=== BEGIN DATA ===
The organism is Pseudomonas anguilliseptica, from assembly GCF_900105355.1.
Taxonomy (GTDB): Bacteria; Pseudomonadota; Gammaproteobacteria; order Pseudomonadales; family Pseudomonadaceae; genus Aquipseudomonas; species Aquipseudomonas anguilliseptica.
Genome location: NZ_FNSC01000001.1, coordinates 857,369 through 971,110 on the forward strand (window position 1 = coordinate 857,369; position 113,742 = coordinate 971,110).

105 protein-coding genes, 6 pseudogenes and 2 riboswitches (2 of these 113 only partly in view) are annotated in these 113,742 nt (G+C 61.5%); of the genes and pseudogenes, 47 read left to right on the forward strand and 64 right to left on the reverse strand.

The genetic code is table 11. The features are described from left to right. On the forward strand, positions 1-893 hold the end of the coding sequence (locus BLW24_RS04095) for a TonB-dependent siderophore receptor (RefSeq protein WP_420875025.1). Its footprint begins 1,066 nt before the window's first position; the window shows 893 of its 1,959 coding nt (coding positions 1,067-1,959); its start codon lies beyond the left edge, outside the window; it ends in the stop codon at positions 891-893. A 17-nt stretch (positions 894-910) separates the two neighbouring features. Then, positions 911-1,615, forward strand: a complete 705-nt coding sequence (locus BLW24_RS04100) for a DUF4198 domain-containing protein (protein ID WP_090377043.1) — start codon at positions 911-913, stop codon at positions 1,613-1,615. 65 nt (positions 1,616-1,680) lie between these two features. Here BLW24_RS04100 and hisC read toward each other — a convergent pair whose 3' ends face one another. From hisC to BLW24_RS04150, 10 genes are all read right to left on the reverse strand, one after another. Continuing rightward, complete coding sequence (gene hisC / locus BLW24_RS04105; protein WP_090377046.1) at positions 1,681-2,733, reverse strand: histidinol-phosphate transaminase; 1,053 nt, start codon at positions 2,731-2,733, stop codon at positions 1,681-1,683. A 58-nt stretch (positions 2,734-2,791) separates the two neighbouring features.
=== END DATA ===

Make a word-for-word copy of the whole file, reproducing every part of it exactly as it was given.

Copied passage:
The organism is Pseudomonas anguilliseptica, from assembly GCF_900105355.1.
Taxonomy (GTDB): Bacteria; Pseudomonadota; Gammaproteobacteria; order Pseudomonadales; family Pseudomonadaceae; genus Aquipseudomonas; species Aquipseudomonas anguilliseptica.
Genome location: NZ_FNSC01000001.1, coordinates 857,369 through 971,110 on the forward strand (window position 1 = coordinate 857,369; position 113,742 = coordinate 971,110).

105 protein-coding genes, 6 pseudogenes and 2 riboswitches (2 of these 113 only partly in view) are annotated in these 113,742 nt (G+C 61.5%); of the genes and pseudogenes, 47 read left to right on the forward strand and 64 right to left on the reverse strand.

The genetic code is table 11. The features are described from left to right. On the forward strand, positions 1-893 hold the end of the coding sequence (locus BLW24_RS04095) for a TonB-dependent siderophore receptor (RefSeq protein WP_420875025.1). Its footprint begins 1,066 nt before the window's first position; the window shows 893 of its 1,959 coding nt (coding positions 1,067-1,959); its start codon lies beyond the left edge, outside the window; it ends in the stop codon at positions 891-893. A 17-nt stretch (positions 894-910) separates the two neighbouring features. Then, positions 911-1,615, forward strand: a complete 705-nt coding sequence (locus BLW24_RS04100) for a DUF4198 domain-containing protein (protein ID WP_090377043.1) — start codon at positions 911-913, stop codon at positions 1,613-1,615. 65 nt (positions 1,616-1,680) lie between these two features. Here BLW24_RS04100 and hisC read toward each other — a convergent pair whose 3' ends face one another. From hisC to BLW24_RS04150, 10 genes are all read right to left on the reverse strand, one after another. Continuing rightward, complete coding sequence (gene hisC / locus BLW24_RS04105; protein WP_090377046.1) at positions 1,681-2,733, reverse strand: histidinol-phosphate transaminase; 1,053 nt, start codon at positions 2,731-2,733, stop codon at positions 1,681-1,683. A 58-nt stretch (positions 2,734-2,791) separates the two neighbouring features.